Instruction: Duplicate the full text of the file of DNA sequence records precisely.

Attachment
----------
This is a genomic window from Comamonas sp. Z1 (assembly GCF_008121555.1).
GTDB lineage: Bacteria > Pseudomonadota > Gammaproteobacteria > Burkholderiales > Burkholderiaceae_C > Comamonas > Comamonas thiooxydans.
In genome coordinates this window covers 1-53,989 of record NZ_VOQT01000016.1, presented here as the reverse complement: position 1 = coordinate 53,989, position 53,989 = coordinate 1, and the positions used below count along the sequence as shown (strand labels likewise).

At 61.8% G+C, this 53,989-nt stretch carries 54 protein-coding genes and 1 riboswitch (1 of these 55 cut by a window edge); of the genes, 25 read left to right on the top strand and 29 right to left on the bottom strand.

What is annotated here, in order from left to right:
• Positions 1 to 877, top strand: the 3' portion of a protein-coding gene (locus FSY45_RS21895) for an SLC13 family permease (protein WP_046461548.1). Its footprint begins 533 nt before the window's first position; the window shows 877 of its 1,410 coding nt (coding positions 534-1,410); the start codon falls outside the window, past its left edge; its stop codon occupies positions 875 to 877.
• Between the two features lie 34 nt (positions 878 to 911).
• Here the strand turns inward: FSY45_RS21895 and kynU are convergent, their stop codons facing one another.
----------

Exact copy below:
This is a genomic window from Comamonas sp. Z1 (assembly GCF_008121555.1).
GTDB lineage: Bacteria > Pseudomonadota > Gammaproteobacteria > Burkholderiales > Burkholderiaceae_C > Comamonas > Comamonas thiooxydans.
In genome coordinates this window covers 1-53,989 of record NZ_VOQT01000016.1, presented here as the reverse complement: position 1 = coordinate 53,989, position 53,989 = coordinate 1, and the positions used below count along the sequence as shown (strand labels likewise).

At 61.8% G+C, this 53,989-nt stretch carries 54 protein-coding genes and 1 riboswitch (1 of these 55 cut by a window edge); of the genes, 25 read left to right on the top strand and 29 right to left on the bottom strand.

What is annotated here, in order from left to right:
• Positions 1 to 877, top strand: the 3' portion of a protein-coding gene (locus FSY45_RS21895) for an SLC13 family permease (protein WP_046461548.1). Its footprint begins 533 nt before the window's first position; the window shows 877 of its 1,410 coding nt (coding positions 534-1,410); the start codon falls outside the window, past its left edge; its stop codon occupies positions 875 to 877.
• Between the two features lie 34 nt (positions 878 to 911).
• Here the strand turns inward: FSY45_RS21895 and kynU are convergent, their stop codons facing one another.